Listening is one of the key skills needed to be proficient in a second language (L2). Some L2 teachers support the development of L2 learners' listening skills by providing input in a different sensory mode (e.g., reading). Nevertheless, developing L2 listening skills using more than one sensory mode, may lead to cognitive overload. In order to provide effective L2 listening instruction, teachers need to know what learning strategies will help students improve their listening skills. This quasi-experimental study examined the benefits of reading a text while listening to it and the effect that reading-while-listening (RWL) has on an L2 learner's listening comprehension. The study was done with intermediate-level, English as a Second Language (ESL) students in two pre-existing classes at the English Language Center (ELC) in Provo, Utah, with one class using a teaching method that included reading and listening together and one class that did no reading, just listening. The results of this study showed that both the control group and treatment group significantly improved their listening comprehension skills over the course of 14 weeks. For the treatment group which had used RWL, however, their listening scores were not significantly different from those of the control group. The pedagogical implications of the findings for second language teachers teaching listening skills are also discussed.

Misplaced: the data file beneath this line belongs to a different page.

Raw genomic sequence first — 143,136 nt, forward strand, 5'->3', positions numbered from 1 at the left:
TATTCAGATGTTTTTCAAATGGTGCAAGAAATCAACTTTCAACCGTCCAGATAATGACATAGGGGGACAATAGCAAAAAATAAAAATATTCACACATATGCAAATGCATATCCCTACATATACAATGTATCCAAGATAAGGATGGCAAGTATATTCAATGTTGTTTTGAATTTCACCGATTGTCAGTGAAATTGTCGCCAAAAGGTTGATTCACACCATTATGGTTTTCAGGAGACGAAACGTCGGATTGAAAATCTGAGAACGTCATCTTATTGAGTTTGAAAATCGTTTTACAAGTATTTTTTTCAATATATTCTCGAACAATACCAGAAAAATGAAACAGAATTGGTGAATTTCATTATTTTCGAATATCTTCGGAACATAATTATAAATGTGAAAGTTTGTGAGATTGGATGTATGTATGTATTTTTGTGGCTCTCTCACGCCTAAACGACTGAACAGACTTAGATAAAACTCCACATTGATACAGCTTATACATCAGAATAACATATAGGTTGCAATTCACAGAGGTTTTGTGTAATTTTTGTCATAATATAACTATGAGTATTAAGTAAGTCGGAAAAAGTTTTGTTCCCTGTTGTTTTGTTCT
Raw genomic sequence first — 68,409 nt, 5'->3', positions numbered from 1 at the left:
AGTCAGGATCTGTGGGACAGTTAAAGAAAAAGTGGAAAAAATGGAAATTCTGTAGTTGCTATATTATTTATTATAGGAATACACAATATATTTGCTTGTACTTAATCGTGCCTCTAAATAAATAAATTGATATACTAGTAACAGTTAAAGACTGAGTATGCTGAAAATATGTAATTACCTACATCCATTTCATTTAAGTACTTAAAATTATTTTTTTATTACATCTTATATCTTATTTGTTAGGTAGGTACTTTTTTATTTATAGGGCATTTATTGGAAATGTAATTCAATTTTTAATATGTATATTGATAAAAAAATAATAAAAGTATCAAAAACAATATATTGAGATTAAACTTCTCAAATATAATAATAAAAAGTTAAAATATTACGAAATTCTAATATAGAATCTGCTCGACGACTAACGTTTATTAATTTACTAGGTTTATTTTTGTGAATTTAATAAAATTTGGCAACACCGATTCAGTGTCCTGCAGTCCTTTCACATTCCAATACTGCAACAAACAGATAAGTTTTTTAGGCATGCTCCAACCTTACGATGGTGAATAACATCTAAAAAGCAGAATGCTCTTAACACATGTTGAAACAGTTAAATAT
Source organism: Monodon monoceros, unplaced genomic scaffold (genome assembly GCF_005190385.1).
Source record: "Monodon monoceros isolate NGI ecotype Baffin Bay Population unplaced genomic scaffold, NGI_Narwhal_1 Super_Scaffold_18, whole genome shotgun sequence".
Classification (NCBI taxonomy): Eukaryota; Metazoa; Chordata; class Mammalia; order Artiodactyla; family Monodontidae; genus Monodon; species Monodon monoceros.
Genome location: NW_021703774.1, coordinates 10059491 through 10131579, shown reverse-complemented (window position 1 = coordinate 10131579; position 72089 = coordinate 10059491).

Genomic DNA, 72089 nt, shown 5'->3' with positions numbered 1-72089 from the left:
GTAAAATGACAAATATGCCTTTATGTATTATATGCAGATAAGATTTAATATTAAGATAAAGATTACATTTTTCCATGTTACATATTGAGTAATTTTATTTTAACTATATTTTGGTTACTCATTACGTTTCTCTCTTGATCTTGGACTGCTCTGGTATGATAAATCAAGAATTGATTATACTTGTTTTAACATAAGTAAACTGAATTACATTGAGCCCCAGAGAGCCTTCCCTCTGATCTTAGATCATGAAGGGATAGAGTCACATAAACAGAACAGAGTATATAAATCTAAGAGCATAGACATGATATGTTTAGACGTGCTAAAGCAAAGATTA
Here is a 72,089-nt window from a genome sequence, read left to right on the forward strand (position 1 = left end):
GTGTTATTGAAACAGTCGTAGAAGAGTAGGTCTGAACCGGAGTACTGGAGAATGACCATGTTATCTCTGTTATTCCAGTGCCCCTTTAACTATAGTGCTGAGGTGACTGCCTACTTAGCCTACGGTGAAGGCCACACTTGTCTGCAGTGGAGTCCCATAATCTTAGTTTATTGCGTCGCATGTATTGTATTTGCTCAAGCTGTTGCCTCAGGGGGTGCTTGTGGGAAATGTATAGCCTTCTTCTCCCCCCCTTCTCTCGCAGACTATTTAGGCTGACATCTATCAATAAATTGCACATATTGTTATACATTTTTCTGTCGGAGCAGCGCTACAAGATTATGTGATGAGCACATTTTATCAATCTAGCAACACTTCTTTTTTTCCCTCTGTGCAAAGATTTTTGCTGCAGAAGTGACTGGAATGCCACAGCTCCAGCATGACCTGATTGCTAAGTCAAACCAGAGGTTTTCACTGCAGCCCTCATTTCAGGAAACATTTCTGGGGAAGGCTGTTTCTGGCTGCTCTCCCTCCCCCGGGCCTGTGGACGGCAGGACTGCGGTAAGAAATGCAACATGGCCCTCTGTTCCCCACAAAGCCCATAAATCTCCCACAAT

College and Department
Humanities; Linguistics and English Language
BYU ScholarsArchive Citation
Sohler, Sydney, "Developing Listening Comprehension in ESL Students at the Intermediate Level by Reading Transcripts While Listening: A Cognitive Load Perspective" (2020). Theses and Dissertations. 8516.
ESL listening strategies, listening pedagogy, reading-while-listening, cognitive load theory